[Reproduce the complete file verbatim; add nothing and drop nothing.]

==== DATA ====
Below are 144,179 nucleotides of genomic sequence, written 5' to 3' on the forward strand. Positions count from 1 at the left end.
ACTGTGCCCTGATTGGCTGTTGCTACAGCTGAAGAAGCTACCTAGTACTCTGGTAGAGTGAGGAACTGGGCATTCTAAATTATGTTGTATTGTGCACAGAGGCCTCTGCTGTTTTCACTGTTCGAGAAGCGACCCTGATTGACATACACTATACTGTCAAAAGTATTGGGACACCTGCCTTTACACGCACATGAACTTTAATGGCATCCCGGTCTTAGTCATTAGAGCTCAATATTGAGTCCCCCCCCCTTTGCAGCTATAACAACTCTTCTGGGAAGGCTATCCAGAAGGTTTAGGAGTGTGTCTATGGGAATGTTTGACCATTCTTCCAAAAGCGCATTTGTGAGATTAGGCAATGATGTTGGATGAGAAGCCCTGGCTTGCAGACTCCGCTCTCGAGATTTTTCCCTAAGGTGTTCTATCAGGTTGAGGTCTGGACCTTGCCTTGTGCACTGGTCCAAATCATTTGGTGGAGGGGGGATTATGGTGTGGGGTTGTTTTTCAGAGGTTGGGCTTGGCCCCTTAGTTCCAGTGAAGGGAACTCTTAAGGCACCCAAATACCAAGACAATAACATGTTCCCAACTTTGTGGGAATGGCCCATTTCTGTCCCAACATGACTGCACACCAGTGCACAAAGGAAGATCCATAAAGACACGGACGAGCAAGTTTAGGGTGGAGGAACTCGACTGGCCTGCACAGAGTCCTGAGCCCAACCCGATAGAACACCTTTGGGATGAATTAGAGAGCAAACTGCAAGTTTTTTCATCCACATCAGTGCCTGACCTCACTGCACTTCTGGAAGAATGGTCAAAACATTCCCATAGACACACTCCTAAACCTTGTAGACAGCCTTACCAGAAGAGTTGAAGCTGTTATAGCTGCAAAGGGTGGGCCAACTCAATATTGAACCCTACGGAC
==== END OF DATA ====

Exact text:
Below are 144,179 nucleotides of genomic sequence, written 5' to 3' on the forward strand. Positions count from 1 at the left end.
ACTGTGCCCTGATTGGCTGTTGCTACAGCTGAAGAAGCTACCTAGTACTCTGGTAGAGTGAGGAACTGGGCATTCTAAATTATGTTGTATTGTGCACAGAGGCCTCTGCTGTTTTCACTGTTCGAGAAGCGACCCTGATTGACATACACTATACTGTCAAAAGTATTGGGACACCTGCCTTTACACGCACATGAACTTTAATGGCATCCCGGTCTTAGTCATTAGAGCTCAATATTGAGTCCCCCCCCCTTTGCAGCTATAACAACTCTTCTGGGAAGGCTATCCAGAAGGTTTAGGAGTGTGTCTATGGGAATGTTTGACCATTCTTCCAAAAGCGCATTTGTGAGATTAGGCAATGATGTTGGATGAGAAGCCCTGGCTTGCAGACTCCGCTCTCGAGATTTTTCCCTAAGGTGTTCTATCAGGTTGAGGTCTGGACCTTGCCTTGTGCACTGGTCCAAATCATTTGGTGGAGGGGGGATTATGGTGTGGGGTTGTTTTTCAGAGGTTGGGCTTGGCCCCTTAGTTCCAGTGAAGGGAACTCTTAAGGCACCCAAATACCAAGACAATAACATGTTCCCAACTTTGTGGGAATGGCCCATTTCTGTCCCAACATGACTGCACACCAGTGCACAAAGGAAGATCCATAAAGACACGGACGAGCAAGTTTAGGGTGGAGGAACTCGACTGGCCTGCACAGAGTCCTGAGCCCAACCCGATAGAACACCTTTGGGATGAATTAGAGAGCAAACTGCAAGTTTTTTCATCCACATCAGTGCCTGACCTCACTGCACTTCTGGAAGAATGGTCAAAACATTCCCATAGACACACTCCTAAACCTTGTAGACAGCCTTACCAGAAGAGTTGAAGCTGTTATAGCTGCAAAGGGTGGGCCAACTCAATATTGAACCCTACGGAC